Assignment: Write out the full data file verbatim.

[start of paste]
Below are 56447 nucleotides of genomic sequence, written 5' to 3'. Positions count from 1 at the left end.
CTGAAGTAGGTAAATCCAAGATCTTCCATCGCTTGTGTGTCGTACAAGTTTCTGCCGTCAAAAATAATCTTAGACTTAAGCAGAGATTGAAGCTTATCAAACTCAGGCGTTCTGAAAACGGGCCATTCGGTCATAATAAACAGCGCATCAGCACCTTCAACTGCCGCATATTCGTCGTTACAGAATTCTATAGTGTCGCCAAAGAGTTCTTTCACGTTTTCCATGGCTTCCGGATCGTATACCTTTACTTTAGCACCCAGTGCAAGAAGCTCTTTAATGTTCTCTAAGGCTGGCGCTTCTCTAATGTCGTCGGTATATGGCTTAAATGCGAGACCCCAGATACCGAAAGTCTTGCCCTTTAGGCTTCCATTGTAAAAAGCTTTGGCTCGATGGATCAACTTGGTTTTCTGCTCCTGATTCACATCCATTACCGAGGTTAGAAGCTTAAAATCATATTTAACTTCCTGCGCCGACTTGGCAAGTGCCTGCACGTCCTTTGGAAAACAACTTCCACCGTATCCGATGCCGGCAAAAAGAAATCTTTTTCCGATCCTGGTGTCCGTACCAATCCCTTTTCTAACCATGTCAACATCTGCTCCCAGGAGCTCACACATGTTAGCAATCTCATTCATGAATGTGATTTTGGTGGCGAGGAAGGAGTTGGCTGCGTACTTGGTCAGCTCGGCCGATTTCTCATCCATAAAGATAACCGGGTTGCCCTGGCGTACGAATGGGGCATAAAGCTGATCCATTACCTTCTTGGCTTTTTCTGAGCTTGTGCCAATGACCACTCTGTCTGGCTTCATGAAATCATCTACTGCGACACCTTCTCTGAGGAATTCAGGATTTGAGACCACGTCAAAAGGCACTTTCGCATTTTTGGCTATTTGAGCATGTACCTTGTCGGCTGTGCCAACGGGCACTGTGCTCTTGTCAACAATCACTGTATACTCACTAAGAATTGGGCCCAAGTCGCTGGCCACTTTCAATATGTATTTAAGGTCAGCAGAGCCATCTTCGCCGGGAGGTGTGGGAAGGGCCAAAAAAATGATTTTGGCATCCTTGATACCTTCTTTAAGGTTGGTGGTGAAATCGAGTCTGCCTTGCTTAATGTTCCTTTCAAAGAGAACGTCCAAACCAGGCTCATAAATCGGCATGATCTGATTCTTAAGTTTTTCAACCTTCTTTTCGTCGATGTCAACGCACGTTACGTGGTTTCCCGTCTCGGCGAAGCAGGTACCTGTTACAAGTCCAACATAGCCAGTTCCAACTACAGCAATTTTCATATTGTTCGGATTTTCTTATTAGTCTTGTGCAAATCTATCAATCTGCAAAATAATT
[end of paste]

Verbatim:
Below are 56447 nucleotides of genomic sequence, written 5' to 3'. Positions count from 1 at the left end.
CTGAAGTAGGTAAATCCAAGATCTTCCATCGCTTGTGTGTCGTACAAGTTTCTGCCGTCAAAAATAATCTTAGACTTAAGCAGAGATTGAAGCTTATCAAACTCAGGCGTTCTGAAAACGGGCCATTCGGTCATAATAAACAGCGCATCAGCACCTTCAACTGCCGCATATTCGTCGTTACAGAATTCTATAGTGTCGCCAAAGAGTTCTTTCACGTTTTCCATGGCTTCCGGATCGTATACCTTTACTTTAGCACCCAGTGCAAGAAGCTCTTTAATGTTCTCTAAGGCTGGCGCTTCTCTAATGTCGTCGGTATATGGCTTAAATGCGAGACCCCAGATACCGAAAGTCTTGCCCTTTAGGCTTCCATTGTAAAAAGCTTTGGCTCGATGGATCAACTTGGTTTTCTGCTCCTGATTCACATCCATTACCGAGGTTAGAAGCTTAAAATCATATTTAACTTCCTGCGCCGACTTGGCAAGTGCCTGCACGTCCTTTGGAAAACAACTTCCACCGTATCCGATGCCGGCAAAAAGAAATCTTTTTCCGATCCTGGTGTCCGTACCAATCCCTTTTCTAACCATGTCAACATCTGCTCCCAGGAGCTCACACATGTTAGCAATCTCATTCATGAATGTGATTTTGGTGGCGAGGAAGGAGTTGGCTGCGTACTTGGTCAGCTCGGCCGATTTCTCATCCATAAAGATAACCGGGTTGCCCTGGCGTACGAATGGGGCATAAAGCTGATCCATTACCTTCTTGGCTTTTTCTGAGCTTGTGCCAATGACCACTCTGTCTGGCTTCATGAAATCATCTACTGCGACACCTTCTCTGAGGAATTCAGGATTTGAGACCACGTCAAAAGGCACTTTCGCATTTTTGGCTATTTGAGCATGTACCTTGTCGGCTGTGCCAACGGGCACTGTGCTCTTGTCAACAATCACTGTATACTCACTAAGAATTGGGCCCAAGTCGCTGGCCACTTTCAATATGTATTTAAGGTCAGCAGAGCCATCTTCGCCGGGAGGTGTGGGAAGGGCCAAAAAAATGATTTTGGCATCCTTGATACCTTCTTTAAGGTTGGTGGTGAAATCGAGTCTGCCTTGCTTAATGTTCCTTTCAAAGAGAACGTCCAAACCAGGCTCATAAATCGGCATGATCTGATTCTTAAGTTTTTCAACCTTCTTTTCGTCGATGTCAACGCACGTTACGTGGTTTCCCGTCTCGGCGAAGCAGGTACCTGTTACAAGTCCAACATAGCCAGTTCCAACTACAGCAATTTTCATATTGTTCGGATTTTCTTATTAGTCTTGTGCAAATCTATCAATCTGCAAAATAATT